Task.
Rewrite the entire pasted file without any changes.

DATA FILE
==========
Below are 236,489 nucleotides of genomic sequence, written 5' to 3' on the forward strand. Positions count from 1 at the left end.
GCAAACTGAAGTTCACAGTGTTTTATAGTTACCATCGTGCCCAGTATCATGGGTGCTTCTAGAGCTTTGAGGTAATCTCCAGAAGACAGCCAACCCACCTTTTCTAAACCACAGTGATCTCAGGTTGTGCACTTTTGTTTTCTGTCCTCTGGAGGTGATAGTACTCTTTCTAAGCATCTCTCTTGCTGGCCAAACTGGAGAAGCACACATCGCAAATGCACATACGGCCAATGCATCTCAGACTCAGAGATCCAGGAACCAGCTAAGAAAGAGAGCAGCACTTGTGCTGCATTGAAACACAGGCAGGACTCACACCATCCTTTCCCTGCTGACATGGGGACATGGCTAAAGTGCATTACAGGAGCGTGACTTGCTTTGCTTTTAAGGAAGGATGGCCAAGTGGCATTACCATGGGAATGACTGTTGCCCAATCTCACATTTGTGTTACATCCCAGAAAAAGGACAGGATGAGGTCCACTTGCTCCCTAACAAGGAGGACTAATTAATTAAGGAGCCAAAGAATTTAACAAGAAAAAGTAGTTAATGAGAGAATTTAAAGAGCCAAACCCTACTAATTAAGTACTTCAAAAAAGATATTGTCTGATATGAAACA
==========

Below are 236,489 nucleotides of genomic sequence, written 5' to 3' on the forward strand. Positions count from 1 at the left end.
GCAAACTGAAGTTCACAGTGTTTTATAGTTACCATCGTGCCCAGTATCATGGGTGCTTCTAGAGCTTTGAGGTAATCTCCAGAAGACAGCCAACCCACCTTTTCTAAACCACAGTGATCTCAGGTTGTGCACTTTTGTTTTCTGTCCTCTGGAGGTGATAGTACTCTTTCTAAGCATCTCTCTTGCTGGCCAAACTGGAGAAGCACACATCGCAAATGCACATACGGCCAATGCATCTCAGACTCAGAGATCCAGGAACCAGCTAAGAAAGAGAGCAGCACTTGTGCTGCATTGAAACACAGGCAGGACTCACACCATCCTTTCCCTGCTGACATGGGGACATGGCTAAAGTGCATTACAGGAGCGTGACTTGCTTTGCTTTTAAGGAAGGATGGCCAAGTGGCATTACCATGGGAATGACTGTTGCCCAATCTCACATTTGTGTTACATCCCAGAAAAAGGACAGGATGAGGTCCACTTGCTCCCTAACAAGGAGGACTAATTAATTAAGGAGCCAAAGAATTTAACAAGAAAAAGTAGTTAATGAGAGAATTTAAAGAGCCAAACCCTACTAATTAAGTACTTCAAAAAAGATATTGTCTGATATGAAACA